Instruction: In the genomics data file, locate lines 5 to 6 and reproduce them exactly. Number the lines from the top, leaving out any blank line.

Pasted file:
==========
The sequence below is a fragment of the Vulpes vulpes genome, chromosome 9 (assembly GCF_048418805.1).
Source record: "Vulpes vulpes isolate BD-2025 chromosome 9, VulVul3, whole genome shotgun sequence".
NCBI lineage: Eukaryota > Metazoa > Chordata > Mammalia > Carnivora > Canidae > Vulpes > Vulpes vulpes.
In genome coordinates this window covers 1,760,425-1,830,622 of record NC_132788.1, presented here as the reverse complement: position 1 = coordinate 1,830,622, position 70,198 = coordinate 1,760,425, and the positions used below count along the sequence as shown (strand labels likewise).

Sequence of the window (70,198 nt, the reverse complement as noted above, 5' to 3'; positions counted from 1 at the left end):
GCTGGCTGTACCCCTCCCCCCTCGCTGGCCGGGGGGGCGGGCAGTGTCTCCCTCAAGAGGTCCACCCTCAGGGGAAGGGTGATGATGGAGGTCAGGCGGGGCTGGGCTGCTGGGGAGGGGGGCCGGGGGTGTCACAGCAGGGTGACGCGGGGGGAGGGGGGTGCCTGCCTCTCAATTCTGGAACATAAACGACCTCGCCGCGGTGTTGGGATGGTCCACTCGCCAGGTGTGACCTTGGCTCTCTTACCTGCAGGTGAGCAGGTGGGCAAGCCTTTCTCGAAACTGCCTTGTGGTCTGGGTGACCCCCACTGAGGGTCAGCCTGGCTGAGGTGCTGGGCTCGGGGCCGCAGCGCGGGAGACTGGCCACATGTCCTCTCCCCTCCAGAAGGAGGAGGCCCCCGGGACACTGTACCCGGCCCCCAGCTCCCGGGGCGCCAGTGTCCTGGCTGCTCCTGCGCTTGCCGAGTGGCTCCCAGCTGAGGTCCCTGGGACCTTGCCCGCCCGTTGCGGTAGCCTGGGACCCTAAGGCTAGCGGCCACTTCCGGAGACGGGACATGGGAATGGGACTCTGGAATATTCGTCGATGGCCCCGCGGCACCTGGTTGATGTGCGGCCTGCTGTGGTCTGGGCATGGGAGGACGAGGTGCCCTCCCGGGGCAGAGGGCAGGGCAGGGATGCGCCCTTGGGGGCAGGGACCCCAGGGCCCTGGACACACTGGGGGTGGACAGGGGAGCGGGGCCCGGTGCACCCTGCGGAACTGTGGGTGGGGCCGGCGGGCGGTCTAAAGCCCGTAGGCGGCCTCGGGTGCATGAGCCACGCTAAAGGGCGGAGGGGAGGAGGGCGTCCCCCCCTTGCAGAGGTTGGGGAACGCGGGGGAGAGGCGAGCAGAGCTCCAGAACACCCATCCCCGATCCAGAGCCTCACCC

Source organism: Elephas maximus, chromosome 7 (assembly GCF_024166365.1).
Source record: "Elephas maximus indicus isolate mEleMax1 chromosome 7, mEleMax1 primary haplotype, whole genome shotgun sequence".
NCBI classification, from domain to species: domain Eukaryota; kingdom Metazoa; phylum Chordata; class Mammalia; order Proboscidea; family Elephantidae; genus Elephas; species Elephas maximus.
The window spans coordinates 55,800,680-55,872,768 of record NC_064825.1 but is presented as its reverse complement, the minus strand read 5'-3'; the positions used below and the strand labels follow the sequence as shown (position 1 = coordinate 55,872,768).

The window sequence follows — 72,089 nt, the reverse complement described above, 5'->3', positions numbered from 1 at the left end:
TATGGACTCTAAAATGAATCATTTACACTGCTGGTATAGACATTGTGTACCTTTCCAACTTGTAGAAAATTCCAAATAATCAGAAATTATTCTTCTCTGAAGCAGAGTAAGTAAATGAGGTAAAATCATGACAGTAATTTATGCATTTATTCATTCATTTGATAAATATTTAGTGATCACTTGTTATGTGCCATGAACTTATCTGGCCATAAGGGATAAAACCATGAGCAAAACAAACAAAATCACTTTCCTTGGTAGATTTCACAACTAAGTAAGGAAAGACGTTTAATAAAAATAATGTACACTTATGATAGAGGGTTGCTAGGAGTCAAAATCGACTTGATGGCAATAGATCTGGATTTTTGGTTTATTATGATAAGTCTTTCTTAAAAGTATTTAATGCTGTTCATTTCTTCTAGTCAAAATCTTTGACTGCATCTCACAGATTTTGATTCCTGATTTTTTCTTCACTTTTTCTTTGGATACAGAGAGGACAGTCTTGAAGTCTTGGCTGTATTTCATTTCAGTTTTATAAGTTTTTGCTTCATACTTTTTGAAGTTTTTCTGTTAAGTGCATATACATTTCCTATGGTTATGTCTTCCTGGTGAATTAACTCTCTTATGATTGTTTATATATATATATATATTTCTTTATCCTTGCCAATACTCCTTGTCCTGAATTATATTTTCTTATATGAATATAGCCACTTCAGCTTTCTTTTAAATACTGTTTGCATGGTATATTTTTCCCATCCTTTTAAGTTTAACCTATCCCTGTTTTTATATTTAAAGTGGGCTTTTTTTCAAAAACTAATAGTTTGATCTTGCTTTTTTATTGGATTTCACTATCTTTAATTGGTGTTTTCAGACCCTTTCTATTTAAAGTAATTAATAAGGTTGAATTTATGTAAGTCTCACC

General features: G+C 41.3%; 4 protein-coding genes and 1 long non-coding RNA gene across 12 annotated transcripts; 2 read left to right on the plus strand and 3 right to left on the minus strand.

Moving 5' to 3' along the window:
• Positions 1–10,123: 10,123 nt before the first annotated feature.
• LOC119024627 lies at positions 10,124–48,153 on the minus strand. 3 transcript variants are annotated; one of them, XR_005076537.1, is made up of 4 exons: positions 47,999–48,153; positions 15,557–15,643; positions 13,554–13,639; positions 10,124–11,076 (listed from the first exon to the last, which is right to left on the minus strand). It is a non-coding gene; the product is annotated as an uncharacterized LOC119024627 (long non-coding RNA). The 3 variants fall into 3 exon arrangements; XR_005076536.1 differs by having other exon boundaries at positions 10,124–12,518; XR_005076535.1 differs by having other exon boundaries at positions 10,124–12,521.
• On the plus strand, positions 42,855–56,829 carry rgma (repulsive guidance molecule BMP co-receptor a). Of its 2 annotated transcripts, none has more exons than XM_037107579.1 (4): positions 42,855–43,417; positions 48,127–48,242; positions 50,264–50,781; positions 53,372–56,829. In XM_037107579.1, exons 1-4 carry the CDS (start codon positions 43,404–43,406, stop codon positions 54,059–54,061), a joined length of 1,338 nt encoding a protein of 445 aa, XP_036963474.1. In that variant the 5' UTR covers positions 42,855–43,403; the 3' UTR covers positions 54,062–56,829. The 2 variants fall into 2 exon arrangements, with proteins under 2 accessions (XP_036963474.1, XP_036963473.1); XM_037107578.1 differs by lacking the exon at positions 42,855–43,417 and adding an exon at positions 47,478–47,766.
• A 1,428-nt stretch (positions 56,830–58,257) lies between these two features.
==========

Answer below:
Sequence of the window (70,198 nt, the reverse complement as noted above, 5' to 3'; positions counted from 1 at the left end):
GCTGGCTGTACCCCTCCCCCCTCGCTGGCCGGGGGGGCGGGCAGTGTCTCCCTCAAGAGGTCCACCCTCAGGGGAAGGGTGATGATGGAGGTCAGGCGGGGCTGGGCTGCTGGGGAGGGGGGCCGGGGGTGTCACAGCAGGGTGACGCGGGGGGAGGGGGGTGCCTGCCTCTCAATTCTGGAACATAAACGACCTCGCCGCGGTGTTGGGATGGTCCACTCGCCAGGTGTGACCTTGGCTCTCTTACCTGCAGGTGAGCAGGTGGGCAAGCCTTTCTCGAAACTGCCTTGTGGTCTGGGTGACCCCCACTGAGGGTCAGCCTGGCTGAGGTGCTGGGCTCGGGGCCGCAGCGCGGGAGACTGGCCACATGTCCTCTCCCCTCCAGAAGGAGGAGGCCCCCGGGACACTGTACCCGGCCCCCAGCTCCCGGGGCGCCAGTGTCCTGGCTGCTCCTGCGCTTGCCGAGTGGCTCCCAGCTGAGGTCCCTGGGACCTTGCCCGCCCGTTGCGGTAGCCTGGGACCCTAAGGCTAGCGGCCACTTCCGGAGACGGGACATGGGAATGGGACTCTGGAATATTCGTCGATGGCCCCGCGGCACCTGGTTGATGTGCGGCCTGCTGTGGTCTGGGCATGGGAGGACGAGGTGCCCTCCCGGGGCAGAGGGCAGGGCAGGGATGCGCCCTTGGGGGCAGGGACCCCAGGGCCCTGGACACACTGGGGGTGGACAGGGGAGCGGGGCCCGGTGCACCCTGCGGAACTGTGGGTGGGGCCGGCGGGCGGTCTAAAGCCCGTAGGCGGCCTCGGGTGCATGAGCCACGCTAAAGGGCGGAGGGGAGGAGGGCGTCCCCCCCTTGCAGAGGTTGGGGAACGCGGGGGAGAGGCGAGCAGAGCTCCAGAACACCCATCCCCGATCCAGAGCCTCACCC